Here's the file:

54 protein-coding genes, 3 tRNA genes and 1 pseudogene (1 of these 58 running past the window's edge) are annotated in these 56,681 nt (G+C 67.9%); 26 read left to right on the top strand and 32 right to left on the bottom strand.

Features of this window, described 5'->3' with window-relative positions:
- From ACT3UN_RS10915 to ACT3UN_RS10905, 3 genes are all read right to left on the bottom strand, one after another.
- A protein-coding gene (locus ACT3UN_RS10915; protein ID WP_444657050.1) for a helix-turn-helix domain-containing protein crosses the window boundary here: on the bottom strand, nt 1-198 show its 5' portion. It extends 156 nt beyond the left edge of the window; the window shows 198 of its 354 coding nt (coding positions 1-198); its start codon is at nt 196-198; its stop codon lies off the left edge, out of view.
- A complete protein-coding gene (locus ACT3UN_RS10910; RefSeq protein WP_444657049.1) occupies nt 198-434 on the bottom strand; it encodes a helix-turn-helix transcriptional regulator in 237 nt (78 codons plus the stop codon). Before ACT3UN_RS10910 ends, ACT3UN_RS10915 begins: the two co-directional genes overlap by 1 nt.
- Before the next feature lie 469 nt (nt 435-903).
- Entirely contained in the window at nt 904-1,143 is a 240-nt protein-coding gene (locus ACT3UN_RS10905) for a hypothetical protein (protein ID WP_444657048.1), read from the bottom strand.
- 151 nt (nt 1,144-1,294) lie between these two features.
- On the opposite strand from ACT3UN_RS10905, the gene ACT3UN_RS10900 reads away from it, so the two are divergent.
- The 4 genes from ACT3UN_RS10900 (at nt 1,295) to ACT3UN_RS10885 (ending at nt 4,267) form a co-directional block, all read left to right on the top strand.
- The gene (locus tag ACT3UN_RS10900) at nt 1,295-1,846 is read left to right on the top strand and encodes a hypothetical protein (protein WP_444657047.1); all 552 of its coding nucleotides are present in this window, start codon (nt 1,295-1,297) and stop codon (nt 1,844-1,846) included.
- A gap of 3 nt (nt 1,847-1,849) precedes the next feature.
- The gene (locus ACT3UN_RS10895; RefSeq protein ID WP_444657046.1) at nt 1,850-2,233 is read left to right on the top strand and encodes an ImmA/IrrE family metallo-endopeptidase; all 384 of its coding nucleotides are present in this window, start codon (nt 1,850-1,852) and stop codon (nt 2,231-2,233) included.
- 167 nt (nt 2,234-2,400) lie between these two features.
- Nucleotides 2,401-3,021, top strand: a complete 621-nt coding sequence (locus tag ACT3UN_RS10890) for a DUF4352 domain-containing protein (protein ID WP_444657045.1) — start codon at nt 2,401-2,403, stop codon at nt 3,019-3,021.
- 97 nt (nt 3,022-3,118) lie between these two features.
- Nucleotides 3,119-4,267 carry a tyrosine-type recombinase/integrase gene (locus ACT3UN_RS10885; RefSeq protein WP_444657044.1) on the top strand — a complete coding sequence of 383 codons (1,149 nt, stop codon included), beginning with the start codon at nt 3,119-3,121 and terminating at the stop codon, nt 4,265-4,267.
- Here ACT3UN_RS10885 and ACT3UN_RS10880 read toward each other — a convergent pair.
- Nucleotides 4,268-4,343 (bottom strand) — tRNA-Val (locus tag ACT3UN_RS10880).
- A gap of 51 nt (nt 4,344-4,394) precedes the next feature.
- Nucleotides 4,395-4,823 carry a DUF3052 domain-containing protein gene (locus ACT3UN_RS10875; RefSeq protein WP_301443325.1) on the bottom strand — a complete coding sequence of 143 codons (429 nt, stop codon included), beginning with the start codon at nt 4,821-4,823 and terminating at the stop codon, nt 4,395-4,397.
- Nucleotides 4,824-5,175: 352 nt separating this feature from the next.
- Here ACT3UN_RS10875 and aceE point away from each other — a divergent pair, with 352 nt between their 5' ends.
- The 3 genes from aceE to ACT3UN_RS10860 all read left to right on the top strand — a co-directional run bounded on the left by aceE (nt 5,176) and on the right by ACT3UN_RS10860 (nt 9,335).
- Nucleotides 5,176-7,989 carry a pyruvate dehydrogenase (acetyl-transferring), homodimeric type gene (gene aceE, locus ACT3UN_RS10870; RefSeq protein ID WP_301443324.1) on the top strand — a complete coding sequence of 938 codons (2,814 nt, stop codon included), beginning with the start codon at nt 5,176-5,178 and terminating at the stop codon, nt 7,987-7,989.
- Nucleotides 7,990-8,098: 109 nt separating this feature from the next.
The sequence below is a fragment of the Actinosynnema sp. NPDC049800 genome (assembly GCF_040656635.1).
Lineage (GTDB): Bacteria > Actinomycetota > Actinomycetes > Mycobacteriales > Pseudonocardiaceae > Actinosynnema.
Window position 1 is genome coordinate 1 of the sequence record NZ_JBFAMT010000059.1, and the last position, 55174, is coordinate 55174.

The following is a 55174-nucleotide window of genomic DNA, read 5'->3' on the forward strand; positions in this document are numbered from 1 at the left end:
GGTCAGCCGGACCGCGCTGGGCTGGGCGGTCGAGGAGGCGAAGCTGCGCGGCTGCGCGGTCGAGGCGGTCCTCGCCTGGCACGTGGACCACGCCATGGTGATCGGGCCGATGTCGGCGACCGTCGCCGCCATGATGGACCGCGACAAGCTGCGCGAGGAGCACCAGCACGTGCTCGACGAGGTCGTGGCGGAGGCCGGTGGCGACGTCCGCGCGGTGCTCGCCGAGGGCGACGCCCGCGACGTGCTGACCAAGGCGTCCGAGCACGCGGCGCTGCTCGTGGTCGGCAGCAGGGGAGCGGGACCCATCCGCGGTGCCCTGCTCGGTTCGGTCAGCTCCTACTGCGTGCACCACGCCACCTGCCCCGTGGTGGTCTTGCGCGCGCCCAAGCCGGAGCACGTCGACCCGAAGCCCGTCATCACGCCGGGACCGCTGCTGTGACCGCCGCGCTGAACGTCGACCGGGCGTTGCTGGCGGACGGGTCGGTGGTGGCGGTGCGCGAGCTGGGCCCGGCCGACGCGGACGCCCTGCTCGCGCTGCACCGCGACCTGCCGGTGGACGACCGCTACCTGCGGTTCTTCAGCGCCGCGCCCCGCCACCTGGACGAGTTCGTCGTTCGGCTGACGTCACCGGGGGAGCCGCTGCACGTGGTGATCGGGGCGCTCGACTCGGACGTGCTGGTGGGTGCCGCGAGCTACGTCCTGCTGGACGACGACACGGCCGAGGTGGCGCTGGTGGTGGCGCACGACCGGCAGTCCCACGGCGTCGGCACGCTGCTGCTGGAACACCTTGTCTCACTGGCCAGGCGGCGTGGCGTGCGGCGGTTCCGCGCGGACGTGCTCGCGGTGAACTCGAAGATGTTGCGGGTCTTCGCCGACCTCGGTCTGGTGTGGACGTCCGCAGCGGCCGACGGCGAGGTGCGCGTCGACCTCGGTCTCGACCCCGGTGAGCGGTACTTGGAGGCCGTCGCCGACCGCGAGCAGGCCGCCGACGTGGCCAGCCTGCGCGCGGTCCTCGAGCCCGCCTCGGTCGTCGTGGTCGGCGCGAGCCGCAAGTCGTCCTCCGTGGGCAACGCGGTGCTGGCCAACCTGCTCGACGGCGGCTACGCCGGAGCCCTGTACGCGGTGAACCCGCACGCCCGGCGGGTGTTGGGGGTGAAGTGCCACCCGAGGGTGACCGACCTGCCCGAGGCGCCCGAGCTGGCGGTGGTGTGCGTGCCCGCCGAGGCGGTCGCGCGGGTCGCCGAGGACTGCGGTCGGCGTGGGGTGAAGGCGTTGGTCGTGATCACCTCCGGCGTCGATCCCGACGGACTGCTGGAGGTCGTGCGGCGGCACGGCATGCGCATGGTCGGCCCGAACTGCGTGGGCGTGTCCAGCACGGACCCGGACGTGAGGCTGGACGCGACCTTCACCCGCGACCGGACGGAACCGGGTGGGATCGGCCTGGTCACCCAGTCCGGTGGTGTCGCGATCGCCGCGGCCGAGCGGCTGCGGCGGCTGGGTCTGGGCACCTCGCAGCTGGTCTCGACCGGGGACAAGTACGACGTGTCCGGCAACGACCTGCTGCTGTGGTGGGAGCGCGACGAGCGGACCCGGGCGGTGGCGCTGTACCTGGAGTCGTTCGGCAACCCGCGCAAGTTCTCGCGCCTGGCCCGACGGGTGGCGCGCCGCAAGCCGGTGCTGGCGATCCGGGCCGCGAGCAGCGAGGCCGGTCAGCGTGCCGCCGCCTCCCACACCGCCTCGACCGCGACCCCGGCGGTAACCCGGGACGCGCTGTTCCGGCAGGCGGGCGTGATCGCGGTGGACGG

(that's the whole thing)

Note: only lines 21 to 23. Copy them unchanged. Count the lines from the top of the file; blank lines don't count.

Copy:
- Nucleotides 4,395-4,823 carry a DUF3052 domain-containing protein gene (locus ACT3UN_RS10875; RefSeq protein WP_301443325.1) on the bottom strand — a complete coding sequence of 143 codons (429 nt, stop codon included), beginning with the start codon at nt 4,821-4,823 and terminating at the stop codon, nt 4,395-4,397.
- Nucleotides 4,824-5,175: 352 nt separating this feature from the next.
- Here ACT3UN_RS10875 and aceE point away from each other — a divergent pair, with 352 nt between their 5' ends.